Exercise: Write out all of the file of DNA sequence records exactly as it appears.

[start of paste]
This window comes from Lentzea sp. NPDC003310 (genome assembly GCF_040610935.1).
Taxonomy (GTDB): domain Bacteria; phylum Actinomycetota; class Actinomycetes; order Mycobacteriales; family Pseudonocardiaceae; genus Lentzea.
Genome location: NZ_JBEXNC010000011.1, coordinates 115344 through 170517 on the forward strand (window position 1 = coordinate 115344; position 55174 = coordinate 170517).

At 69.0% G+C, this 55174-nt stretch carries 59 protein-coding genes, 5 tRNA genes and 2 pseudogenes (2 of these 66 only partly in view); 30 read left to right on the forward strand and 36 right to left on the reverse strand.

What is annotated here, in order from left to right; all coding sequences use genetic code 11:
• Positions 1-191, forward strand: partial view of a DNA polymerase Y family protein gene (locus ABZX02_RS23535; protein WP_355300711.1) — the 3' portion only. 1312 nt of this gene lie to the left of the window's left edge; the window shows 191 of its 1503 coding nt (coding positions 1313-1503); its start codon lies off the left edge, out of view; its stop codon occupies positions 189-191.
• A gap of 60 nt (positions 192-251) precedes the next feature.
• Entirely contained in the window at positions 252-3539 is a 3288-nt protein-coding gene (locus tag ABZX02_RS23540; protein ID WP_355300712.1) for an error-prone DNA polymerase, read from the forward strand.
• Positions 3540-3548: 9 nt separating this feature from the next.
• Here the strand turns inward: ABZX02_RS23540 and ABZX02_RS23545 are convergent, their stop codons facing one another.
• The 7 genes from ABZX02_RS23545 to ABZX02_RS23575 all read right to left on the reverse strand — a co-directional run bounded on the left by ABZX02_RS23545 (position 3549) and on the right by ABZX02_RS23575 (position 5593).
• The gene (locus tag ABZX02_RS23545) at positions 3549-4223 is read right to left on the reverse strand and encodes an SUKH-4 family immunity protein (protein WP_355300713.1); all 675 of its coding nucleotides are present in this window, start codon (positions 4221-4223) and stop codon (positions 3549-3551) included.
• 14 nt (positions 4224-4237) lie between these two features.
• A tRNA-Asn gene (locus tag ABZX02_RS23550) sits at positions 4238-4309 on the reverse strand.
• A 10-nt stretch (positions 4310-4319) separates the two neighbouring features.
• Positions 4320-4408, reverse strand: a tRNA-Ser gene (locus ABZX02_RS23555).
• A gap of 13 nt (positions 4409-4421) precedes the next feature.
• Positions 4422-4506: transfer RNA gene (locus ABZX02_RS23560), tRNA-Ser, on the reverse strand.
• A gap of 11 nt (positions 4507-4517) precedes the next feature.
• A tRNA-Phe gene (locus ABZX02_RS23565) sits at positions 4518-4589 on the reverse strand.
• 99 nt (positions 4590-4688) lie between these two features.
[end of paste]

This window comes from Lentzea sp. NPDC003310 (genome assembly GCF_040610935.1).
Taxonomy (GTDB): domain Bacteria; phylum Actinomycetota; class Actinomycetes; order Mycobacteriales; family Pseudonocardiaceae; genus Lentzea.
Genome location: NZ_JBEXNC010000011.1, coordinates 115344 through 170517 on the forward strand (window position 1 = coordinate 115344; position 55174 = coordinate 170517).

At 69.0% G+C, this 55174-nt stretch carries 59 protein-coding genes, 5 tRNA genes and 2 pseudogenes (2 of these 66 only partly in view); 30 read left to right on the forward strand and 36 right to left on the reverse strand.

What is annotated here, in order from left to right; all coding sequences use genetic code 11:
• Positions 1-191, forward strand: partial view of a DNA polymerase Y family protein gene (locus ABZX02_RS23535; protein WP_355300711.1) — the 3' portion only. 1312 nt of this gene lie to the left of the window's left edge; the window shows 191 of its 1503 coding nt (coding positions 1313-1503); its start codon lies off the left edge, out of view; its stop codon occupies positions 189-191.
• A gap of 60 nt (positions 192-251) precedes the next feature.
• Entirely contained in the window at positions 252-3539 is a 3288-nt protein-coding gene (locus tag ABZX02_RS23540; protein ID WP_355300712.1) for an error-prone DNA polymerase, read from the forward strand.
• Positions 3540-3548: 9 nt separating this feature from the next.
• Here the strand turns inward: ABZX02_RS23540 and ABZX02_RS23545 are convergent, their stop codons facing one another.
• The 7 genes from ABZX02_RS23545 to ABZX02_RS23575 all read right to left on the reverse strand — a co-directional run bounded on the left by ABZX02_RS23545 (position 3549) and on the right by ABZX02_RS23575 (position 5593).
• The gene (locus tag ABZX02_RS23545) at positions 3549-4223 is read right to left on the reverse strand and encodes an SUKH-4 family immunity protein (protein WP_355300713.1); all 675 of its coding nucleotides are present in this window, start codon (positions 4221-4223) and stop codon (positions 3549-3551) included.
• 14 nt (positions 4224-4237) lie between these two features.
• A tRNA-Asn gene (locus tag ABZX02_RS23550) sits at positions 4238-4309 on the reverse strand.
• A 10-nt stretch (positions 4310-4319) separates the two neighbouring features.
• Positions 4320-4408, reverse strand: a tRNA-Ser gene (locus ABZX02_RS23555).
• A gap of 13 nt (positions 4409-4421) precedes the next feature.
• Positions 4422-4506: transfer RNA gene (locus ABZX02_RS23560), tRNA-Ser, on the reverse strand.
• A gap of 11 nt (positions 4507-4517) precedes the next feature.
• A tRNA-Phe gene (locus ABZX02_RS23565) sits at positions 4518-4589 on the reverse strand.
• 99 nt (positions 4590-4688) lie between these two features.